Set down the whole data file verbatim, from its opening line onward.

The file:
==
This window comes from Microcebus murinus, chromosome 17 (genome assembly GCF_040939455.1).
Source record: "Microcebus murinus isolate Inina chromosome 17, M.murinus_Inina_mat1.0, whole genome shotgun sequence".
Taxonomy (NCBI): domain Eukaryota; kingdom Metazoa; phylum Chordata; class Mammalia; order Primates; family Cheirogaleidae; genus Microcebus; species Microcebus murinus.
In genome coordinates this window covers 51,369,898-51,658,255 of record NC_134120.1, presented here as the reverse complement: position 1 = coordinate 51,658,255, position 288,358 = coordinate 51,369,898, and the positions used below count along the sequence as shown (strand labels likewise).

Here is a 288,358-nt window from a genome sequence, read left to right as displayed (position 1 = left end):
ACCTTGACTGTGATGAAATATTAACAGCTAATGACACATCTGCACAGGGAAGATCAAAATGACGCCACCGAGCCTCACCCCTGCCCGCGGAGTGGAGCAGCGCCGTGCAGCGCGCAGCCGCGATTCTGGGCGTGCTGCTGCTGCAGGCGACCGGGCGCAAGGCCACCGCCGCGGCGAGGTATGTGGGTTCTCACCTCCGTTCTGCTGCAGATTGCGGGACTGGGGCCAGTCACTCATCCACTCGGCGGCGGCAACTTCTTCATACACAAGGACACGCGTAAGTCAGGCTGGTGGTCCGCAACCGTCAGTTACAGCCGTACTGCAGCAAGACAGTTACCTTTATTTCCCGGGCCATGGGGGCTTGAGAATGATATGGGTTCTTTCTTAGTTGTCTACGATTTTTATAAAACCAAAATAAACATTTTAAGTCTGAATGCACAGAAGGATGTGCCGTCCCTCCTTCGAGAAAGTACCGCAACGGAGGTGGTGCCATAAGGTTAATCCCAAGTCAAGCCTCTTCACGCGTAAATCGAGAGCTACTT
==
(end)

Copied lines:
This window comes from Microcebus murinus, chromosome 17 (genome assembly GCF_040939455.1).
Source record: "Microcebus murinus isolate Inina chromosome 17, M.murinus_Inina_mat1.0, whole genome shotgun sequence".
Taxonomy (NCBI): domain Eukaryota; kingdom Metazoa; phylum Chordata; class Mammalia; order Primates; family Cheirogaleidae; genus Microcebus; species Microcebus murinus.
In genome coordinates this window covers 51,369,898-51,658,255 of record NC_134120.1, presented here as the reverse complement: position 1 = coordinate 51,658,255, position 288,358 = coordinate 51,369,898, and the positions used below count along the sequence as shown (strand labels likewise).

Here is a 288,358-nt window from a genome sequence, read left to right as displayed (position 1 = left end):
ACCTTGACTGTGATGAAATATTAACAGCTAATGACACATCTGCACAGGGAAGATCAAAATGACGCCACCGAGCCTCACCCCTGCCCGCGGAGTGGAGCAGCGCCGTGCAGCGCGCAGCCGCGATTCTGGGCGTGCTGCTGCTGCAGGCGACCGGGCGCAAGGCCACCGCCGCGGCGAGGTATGTGGGTTCTCACCTCCGTTCTGCTGCAGATTGCGGGACTGGGGCCAGTCACTCATCCACTCGGCGGCGGCAACTTCTTCATACACAAGGACACGCGTAAGTCAGGCTGGTGGTCCGCAACCGTCAGTTACAGCCGTACTGCAGCAAGACAGTTACCTTTATTTCCCGGGCCATGGGGGCTTGAGAATGATATGGGTTCTTTCTTAGTTGTCTACGATTTTTATAAAACCAAAATAAACATTTTAAGTCTGAATGCACAGAAGGATGTGCCGTCCCTCCTTCGAGAAAGTACCGCAACGGAGGTGGTGCCATAAGGTTAATCCCAAGTCAAGCCTCTTCACGCGTAAATCGAGAGCTACTT